Nursing

Behavioral healthcare integration needs nursing support

Nurse Leader Insider, November 5, 2015

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Jennifer Thew, RN, for HealthLeaders Media , November 3, 2015

Mental illness often overlaps with medical illness. In an acute care setting, which group of providers should lead the patient's care? Nurses are natural integrators, but can't do it without support from leadership.

I have known five people who've lost their lives through suicide—one for each finger on my hand. I don't have enough digits to count the number of people I know who have dealt with anxiety, depression, eating disorders, alcoholism, or bi-polar disorder. And those are the ones who are willing to talk about it.
I'm sure many more friends and acquaintances silently cope with mental illness because of its social stigma, and there's data that supports my hunch. According to the National Alliance on Mental Illness, one in four adults experiences mental illness in a given year.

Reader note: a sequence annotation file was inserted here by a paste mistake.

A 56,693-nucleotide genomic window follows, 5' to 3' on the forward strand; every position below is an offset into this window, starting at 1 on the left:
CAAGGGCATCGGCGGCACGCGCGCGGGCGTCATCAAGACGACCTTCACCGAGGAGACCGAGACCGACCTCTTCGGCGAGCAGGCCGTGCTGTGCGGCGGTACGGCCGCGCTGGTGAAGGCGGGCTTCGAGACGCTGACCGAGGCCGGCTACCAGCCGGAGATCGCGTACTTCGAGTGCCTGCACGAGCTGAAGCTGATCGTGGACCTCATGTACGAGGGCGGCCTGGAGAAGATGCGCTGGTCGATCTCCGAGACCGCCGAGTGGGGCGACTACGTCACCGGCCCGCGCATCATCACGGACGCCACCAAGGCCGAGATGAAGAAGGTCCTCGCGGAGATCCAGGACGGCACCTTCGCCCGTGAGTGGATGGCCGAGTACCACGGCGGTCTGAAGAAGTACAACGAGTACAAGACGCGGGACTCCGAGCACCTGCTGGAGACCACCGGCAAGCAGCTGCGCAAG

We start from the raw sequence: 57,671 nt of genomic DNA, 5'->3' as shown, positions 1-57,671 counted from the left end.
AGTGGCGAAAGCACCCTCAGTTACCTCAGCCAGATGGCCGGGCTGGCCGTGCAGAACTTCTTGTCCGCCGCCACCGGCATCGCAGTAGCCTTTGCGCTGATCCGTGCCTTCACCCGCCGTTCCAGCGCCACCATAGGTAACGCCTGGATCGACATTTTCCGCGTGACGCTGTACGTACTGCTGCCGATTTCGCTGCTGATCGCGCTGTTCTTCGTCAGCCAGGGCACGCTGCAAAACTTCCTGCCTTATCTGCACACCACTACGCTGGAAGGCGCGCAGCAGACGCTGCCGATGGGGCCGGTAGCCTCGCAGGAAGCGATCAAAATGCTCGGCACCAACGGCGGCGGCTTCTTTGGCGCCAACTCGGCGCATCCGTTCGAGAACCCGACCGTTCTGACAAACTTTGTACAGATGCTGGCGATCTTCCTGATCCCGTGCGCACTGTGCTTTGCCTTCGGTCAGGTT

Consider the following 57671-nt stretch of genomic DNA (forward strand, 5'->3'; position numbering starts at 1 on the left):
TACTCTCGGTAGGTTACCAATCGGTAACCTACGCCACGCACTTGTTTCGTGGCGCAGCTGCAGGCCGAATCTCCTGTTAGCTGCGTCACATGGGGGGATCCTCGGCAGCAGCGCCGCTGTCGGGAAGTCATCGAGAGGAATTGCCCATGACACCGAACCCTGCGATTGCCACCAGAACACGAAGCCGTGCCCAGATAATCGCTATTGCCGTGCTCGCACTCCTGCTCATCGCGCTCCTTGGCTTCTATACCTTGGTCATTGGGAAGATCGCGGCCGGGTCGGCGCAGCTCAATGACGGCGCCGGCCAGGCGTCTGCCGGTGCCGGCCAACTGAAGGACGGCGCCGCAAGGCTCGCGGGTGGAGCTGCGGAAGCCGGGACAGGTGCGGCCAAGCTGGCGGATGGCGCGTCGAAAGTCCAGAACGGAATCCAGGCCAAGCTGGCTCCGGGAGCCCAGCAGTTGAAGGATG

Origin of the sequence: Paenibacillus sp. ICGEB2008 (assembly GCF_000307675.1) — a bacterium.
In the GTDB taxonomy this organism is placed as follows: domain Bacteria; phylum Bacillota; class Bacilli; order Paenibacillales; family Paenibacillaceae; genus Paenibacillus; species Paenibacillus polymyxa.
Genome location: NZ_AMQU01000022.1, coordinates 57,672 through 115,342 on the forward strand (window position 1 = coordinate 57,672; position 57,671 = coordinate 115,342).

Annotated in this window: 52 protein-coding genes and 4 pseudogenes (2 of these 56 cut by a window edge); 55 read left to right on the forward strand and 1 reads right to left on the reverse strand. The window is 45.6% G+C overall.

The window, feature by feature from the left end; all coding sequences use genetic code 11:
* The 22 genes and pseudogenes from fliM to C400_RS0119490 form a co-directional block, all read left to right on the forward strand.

Behavioral health is something worth talking about, and healthcare providers need to get in on the conversation if they want to improve patients' mental and physical health and provide value-based care, says Martha Whitecotton, RN, MSN, senior vice president of Behavioral Health Services at Carolinas Healthcare System.

"The real drive is starting around this now because of population health, because of accountable care organizations, and because of the way that people are going to be paid—placing their payment at risk for overall health and overall cost," she says. "It's forcing the conversation around what do we do about mental illness."

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